Thursday, October 07, 2010

Best of March 2007: Remainder

As before, better to comment here than there.

First, the post with the odd name that for some reason is my major spam-attractor, even years later: Half-Syllables and Barrow-Wights.

A post about blasphemy, which includes my only use of wanker on this site.

Some reminiscence for those under 55 of the impact of Solzhenitsyn's Harvard Commencement Address over 30 years ago.

Brief parenting advice.

Seeker-friendly churches. "What we call seeker-friendly churches are those which appeal to as large a number of who they think is out there as possible. The complaint against them would be that they appeal to a lowest-common-denominator. The complaint against the other churches would be that they have narrowed their appeal so enormously as to become useless."

Some Contradictions, when towns in VT were finding it necessary to vote to impeach Bush.

Finally, some serious posts about subjects I have revisited many times since then, but not at such length. I confess to being rather proud of a few of these, and may even repost them individually in the near future. I tried to argue with some exactness, giving due weight to possible objections while summarising key ideas of mine. All, unfortunately, depend somewhat on the posts leading up to them, but I think you'll pick it up. Doubly unfortunately, some are long.

Lots of odd cameo appearances here: NPR, Wordsmith Tribe, Chief Seattle. Christmas pageants, competitive bridge, Swedish newspapers in America.

Liberal Ideas, and why they're wrong.

A reply to my uncle about our family's membership in the Arts & Humanities Tribe, and why said tribe is not really the smartest.

Turning the other cheek, as applied to nations and individuals. Many comments, including a typical argument with copithorne.

Related: Why Transnationalism Is The Last Refuge Of A Scoundrel.

Also related: Why Do Intellectuals Oppose The Military?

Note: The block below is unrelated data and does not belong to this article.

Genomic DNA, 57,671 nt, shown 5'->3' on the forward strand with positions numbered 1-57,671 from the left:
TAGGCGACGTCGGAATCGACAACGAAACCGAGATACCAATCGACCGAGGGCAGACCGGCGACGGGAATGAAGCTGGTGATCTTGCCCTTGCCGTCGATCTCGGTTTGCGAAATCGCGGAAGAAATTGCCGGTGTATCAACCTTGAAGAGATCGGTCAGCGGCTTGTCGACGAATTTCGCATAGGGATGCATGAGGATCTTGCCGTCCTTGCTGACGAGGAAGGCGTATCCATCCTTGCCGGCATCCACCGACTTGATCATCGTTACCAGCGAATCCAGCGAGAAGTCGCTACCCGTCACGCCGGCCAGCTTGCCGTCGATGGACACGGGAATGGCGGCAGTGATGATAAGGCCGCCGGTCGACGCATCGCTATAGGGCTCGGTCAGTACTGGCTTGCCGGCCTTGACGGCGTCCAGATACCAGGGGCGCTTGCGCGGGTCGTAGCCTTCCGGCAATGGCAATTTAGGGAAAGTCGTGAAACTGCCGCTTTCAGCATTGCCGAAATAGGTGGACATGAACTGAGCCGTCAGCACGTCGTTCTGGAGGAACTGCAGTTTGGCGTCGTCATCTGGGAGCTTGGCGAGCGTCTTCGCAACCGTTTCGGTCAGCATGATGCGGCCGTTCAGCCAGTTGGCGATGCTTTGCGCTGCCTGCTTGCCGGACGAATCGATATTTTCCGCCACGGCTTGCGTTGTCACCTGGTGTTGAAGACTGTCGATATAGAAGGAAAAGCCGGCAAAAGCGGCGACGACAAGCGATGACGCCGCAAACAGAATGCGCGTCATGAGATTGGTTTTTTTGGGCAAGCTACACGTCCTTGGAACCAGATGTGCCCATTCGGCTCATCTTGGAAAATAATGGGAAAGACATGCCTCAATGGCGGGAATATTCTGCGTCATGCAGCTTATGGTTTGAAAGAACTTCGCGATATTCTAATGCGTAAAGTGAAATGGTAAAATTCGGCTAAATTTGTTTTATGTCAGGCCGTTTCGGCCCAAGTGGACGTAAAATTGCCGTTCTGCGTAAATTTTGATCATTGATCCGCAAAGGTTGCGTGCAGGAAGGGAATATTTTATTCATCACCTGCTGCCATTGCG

A quote about Bernard Lewis: "Lewis urged us to have a little sense of proportion, and went on to say — and it was an illuminating line — ‘The crusade was a late, limited and unsuccessful imitation of the jihad.’"


karrde said...

I read the Solzhenitsyn address shortly after I left high-school.

(I was not born when Solzhenitsyn addressed Harvard...should that make you feel old, or me feel like I am still a toddler?)

After reading Solzhenitsyn's address, I wondered why his ideas were not common currency in the educated world. I wondered why his speech had not caused a deep soul-searching among the intellectuals of the West.

Sometime later, I realized that the intellectuals of the West did not want to hear those words.

The realization was hard to put into words at the time; for some reason I held the notion that intellectuals of our age cared more about truth than about their self-image. (Is any age truly free from this problem? I wonder...but it appears to take different shapes in different centuries.)

I have only read sections of the Gulag is a work that is at once depressing and angering, and it is hard to finish.

karrde said...

On a lighter note, I really enjoyed your take on the whole concept of blasphemy.

Not only have you now used 'wanker' twice in your blog, but you used it in such a creative fashion.

The idea that blasphemy is as much lifestyle as it is words is a frightening thought, though. The frightening part is that I may, by choosing selfish desires over things I know to be good, blaspheme by my life the God whom I praise with my tongue.